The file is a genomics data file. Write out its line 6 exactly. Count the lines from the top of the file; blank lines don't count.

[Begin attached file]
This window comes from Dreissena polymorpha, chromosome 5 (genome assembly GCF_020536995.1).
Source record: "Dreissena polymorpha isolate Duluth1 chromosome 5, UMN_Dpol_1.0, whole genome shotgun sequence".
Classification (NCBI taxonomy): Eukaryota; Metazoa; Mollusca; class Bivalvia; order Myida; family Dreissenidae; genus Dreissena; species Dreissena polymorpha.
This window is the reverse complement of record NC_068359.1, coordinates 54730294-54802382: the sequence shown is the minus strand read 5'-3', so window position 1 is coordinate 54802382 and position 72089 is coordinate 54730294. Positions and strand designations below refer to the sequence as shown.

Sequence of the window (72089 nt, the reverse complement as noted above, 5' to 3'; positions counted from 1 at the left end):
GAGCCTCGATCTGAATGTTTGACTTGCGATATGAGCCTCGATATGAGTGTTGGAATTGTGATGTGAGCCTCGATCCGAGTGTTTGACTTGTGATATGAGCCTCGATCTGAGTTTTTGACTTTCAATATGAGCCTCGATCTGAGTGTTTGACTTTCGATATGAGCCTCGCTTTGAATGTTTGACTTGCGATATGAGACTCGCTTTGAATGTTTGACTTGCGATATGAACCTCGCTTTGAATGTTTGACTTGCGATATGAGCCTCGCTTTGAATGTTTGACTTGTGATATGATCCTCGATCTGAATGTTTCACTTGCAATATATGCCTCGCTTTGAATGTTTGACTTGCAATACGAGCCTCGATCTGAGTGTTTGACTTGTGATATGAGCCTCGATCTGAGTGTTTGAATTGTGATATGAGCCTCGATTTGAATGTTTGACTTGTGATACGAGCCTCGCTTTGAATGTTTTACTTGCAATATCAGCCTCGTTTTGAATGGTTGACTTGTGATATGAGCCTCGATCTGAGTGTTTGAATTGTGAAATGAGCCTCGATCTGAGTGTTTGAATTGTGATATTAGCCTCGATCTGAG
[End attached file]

GAGCCTCGATCTGAATGTTTGACTTGCGATATGAGCCTCGATATGAGTGTTGGAATTGTGATGTGAGCCTCGATCCGAGTGTTTGACTTGTGATATGAGCCTCGATCTGAGTTTTTGACTTTCAATATGAGCCTCGATCTGAGTGTTTGACTTTCGATATGAGCCTCGCTTTGAATGTTTGACTTGCGATATGAGACTCGCTTTGAATGTTTGACTTGCGATATGAACCTCGCTTTGAATGTTTGACTTGCGATATGAGCCTCGCTTTGAATGTTTGACTTGTGATATGATCCTCGATCTGAATGTTTCACTTGCAATATATGCCTCGCTTTGAATGTTTGACTTGCAATACGAGCCTCGATCTGAGTGTTTGACTTGTGATATGAGCCTCGATCTGAGTGTTTGAATTGTGATATGAGCCTCGATTTGAATGTTTGACTTGTGATACGAGCCTCGCTTTGAATGTTTTACTTGCAATATCAGCCTCGTTTTGAATGGTTGACTTGTGATATGAGCCTCGATCTGAGTGTTTGAATTGTGAAATGAGCCTCGATCTGAGTGTTTGAATTGTGATATTAGCCTCGATCTGAG